From the latest issue of Fortune comes this intro to an article by Allan Sloan:
This may sound silly, but let me ask you a question. Let’s say that I maxed out my credit at Citigroup to speculate on a house whose market price is now less than what I paid. Citi wants its money, but instead I say, “Sorry, the house is selling for less than its true value. As soon as it sells for what it should, I’ll send you a check.” What do you think Citi’s reaction would be? How about “Sir, where should I send the repo man?”
Well, folks, Citi seems to have put itself in just such a fix by borrowing lots of money to buy assets that have dropped in market value. But instead of summoning the repo (as in repossession) man, some of the world’s biggest hitters are trying to set up a huge fund to buy time for Citi and some other institutions with similar problems.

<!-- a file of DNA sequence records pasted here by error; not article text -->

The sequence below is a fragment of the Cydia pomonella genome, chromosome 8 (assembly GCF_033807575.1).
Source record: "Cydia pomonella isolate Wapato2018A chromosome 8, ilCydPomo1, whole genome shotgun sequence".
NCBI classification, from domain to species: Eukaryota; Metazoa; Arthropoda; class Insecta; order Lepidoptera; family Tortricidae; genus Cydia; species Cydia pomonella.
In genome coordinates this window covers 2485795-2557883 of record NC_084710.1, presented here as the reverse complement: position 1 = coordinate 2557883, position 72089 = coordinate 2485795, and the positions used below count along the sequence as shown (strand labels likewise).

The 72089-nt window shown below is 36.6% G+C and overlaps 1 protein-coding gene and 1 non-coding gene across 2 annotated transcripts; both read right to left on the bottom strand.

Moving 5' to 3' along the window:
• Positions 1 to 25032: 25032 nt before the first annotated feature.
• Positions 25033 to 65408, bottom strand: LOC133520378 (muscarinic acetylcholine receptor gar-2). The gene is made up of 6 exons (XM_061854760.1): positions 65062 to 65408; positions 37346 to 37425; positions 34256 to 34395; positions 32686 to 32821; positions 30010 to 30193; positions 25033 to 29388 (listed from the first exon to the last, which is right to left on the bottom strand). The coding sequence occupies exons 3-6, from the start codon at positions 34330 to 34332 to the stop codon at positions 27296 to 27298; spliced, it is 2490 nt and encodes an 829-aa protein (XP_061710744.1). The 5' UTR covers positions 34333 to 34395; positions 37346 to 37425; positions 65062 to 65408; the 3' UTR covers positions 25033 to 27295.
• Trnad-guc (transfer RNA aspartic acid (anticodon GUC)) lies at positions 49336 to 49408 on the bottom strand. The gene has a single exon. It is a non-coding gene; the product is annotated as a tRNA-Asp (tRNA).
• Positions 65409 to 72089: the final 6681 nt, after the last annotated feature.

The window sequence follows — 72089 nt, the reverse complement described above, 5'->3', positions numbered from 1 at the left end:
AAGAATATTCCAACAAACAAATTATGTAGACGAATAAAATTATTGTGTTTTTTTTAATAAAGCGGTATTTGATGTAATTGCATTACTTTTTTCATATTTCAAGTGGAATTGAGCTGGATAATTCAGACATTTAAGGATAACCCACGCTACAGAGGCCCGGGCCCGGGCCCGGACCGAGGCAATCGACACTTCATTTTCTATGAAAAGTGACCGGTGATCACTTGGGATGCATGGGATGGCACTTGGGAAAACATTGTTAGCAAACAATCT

Allan makes a good point.
What amazes me about this credit mess is normally banks and brokerage firms treat the general public as if they are idiots and don’t know how to manage their money. Yet, these very same banks and brokerage firms get caught up in this subprime mortgage mess. It’s kind of funny if you ask me.
What should be done?
I have no idea. Although banks will be hurt, I don’t think a taxpayer bailout is necessary. We talked about this before and almost every commenter was in agreement on the issue.
Allan’s advice is for banks that are in trouble to first cut their dividend and if that’s not enough, issue more stock. This would hurt if you are a shareholder in a bank stock. But, as Allan says (and I agree):
We small fry take chances when we borrow, and we pay the price if we’re wrong. Big fish should have to do the same.